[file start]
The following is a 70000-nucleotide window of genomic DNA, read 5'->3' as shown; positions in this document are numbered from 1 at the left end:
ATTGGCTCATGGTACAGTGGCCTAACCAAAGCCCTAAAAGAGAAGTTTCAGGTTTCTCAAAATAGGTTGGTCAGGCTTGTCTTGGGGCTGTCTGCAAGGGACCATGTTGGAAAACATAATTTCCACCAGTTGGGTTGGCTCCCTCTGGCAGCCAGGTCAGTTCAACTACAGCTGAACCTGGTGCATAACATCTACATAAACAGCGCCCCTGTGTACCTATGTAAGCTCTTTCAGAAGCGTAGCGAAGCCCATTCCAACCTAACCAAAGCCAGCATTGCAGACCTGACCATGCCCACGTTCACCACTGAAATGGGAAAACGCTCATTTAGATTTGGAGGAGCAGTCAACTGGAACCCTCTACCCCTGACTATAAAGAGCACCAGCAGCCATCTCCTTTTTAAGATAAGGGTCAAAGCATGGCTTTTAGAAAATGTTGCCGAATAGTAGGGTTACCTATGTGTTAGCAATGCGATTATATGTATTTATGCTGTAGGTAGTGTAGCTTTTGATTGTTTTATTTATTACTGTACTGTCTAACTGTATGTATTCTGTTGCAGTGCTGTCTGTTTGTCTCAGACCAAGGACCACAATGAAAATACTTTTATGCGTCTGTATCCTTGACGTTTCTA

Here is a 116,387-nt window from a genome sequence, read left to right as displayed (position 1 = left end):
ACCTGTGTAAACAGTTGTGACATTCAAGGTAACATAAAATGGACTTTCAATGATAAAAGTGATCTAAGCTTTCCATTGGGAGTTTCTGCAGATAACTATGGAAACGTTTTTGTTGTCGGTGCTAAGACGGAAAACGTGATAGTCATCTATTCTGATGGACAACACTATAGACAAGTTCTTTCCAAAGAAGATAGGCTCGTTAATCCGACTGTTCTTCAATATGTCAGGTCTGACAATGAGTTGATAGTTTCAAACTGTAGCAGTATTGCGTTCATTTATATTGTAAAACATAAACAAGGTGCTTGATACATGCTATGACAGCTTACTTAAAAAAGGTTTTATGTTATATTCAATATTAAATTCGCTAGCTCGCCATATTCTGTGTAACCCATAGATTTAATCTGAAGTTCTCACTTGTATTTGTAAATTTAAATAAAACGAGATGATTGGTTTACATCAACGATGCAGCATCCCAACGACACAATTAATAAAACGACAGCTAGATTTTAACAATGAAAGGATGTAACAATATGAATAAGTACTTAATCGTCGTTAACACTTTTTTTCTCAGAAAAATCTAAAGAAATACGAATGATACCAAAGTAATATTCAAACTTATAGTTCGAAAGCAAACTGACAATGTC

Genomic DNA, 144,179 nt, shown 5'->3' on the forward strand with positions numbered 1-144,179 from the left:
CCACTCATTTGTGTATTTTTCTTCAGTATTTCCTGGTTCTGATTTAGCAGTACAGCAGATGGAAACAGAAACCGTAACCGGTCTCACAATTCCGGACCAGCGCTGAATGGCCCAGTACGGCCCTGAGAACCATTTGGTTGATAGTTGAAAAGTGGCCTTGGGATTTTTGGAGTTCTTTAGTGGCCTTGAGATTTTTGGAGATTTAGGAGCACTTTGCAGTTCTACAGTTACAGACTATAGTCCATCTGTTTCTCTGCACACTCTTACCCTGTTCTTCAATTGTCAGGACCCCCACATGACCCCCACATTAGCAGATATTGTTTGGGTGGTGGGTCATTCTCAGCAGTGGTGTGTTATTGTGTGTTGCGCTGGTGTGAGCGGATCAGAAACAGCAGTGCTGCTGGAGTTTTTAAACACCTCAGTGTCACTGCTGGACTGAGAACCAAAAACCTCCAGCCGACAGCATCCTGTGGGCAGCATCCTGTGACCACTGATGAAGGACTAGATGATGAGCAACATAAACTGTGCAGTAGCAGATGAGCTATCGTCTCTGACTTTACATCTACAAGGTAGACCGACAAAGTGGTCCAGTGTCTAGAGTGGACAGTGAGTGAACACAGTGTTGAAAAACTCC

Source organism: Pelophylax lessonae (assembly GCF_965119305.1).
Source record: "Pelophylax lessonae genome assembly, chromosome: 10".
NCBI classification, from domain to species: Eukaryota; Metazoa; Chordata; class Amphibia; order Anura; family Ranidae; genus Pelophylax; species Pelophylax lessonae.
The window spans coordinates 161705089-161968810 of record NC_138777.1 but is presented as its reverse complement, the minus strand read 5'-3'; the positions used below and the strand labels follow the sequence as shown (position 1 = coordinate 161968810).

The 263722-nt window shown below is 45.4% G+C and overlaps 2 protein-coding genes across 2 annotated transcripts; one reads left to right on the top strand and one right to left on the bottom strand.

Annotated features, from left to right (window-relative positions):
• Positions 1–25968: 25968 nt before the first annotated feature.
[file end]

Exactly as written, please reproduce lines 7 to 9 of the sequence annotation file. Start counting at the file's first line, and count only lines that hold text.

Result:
Source organism: Pelophylax lessonae (assembly GCF_965119305.1).
Source record: "Pelophylax lessonae genome assembly, chromosome: 10".
NCBI classification, from domain to species: Eukaryota; Metazoa; Chordata; class Amphibia; order Anura; family Ranidae; genus Pelophylax; species Pelophylax lessonae.